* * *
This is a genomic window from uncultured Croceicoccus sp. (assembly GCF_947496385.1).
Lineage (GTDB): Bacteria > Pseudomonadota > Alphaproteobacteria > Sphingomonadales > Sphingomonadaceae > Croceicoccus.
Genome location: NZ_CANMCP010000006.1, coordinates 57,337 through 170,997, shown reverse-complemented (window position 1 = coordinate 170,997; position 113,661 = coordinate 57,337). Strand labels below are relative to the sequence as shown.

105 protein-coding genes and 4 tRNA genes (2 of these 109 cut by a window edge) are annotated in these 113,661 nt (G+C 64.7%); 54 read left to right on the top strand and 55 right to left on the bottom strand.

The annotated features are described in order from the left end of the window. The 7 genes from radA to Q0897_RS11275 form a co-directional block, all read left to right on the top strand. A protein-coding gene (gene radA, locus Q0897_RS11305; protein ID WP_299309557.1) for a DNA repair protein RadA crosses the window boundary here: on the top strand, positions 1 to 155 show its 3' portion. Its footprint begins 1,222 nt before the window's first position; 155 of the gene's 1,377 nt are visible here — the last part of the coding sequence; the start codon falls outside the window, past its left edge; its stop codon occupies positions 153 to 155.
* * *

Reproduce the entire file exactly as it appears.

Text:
This is a genomic window from uncultured Croceicoccus sp. (assembly GCF_947496385.1).
Lineage (GTDB): Bacteria > Pseudomonadota > Alphaproteobacteria > Sphingomonadales > Sphingomonadaceae > Croceicoccus.
Genome location: NZ_CANMCP010000006.1, coordinates 57,337 through 170,997, shown reverse-complemented (window position 1 = coordinate 170,997; position 113,661 = coordinate 57,337). Strand labels below are relative to the sequence as shown.

105 protein-coding genes and 4 tRNA genes (2 of these 109 cut by a window edge) are annotated in these 113,661 nt (G+C 64.7%); 54 read left to right on the top strand and 55 right to left on the bottom strand.

The annotated features are described in order from the left end of the window. The 7 genes from radA to Q0897_RS11275 form a co-directional block, all read left to right on the top strand. A protein-coding gene (gene radA, locus Q0897_RS11305; protein ID WP_299309557.1) for a DNA repair protein RadA crosses the window boundary here: on the top strand, positions 1 to 155 show its 3' portion. Its footprint begins 1,222 nt before the window's first position; 155 of the gene's 1,377 nt are visible here — the last part of the coding sequence; the start codon falls outside the window, past its left edge; its stop codon occupies positions 153 to 155.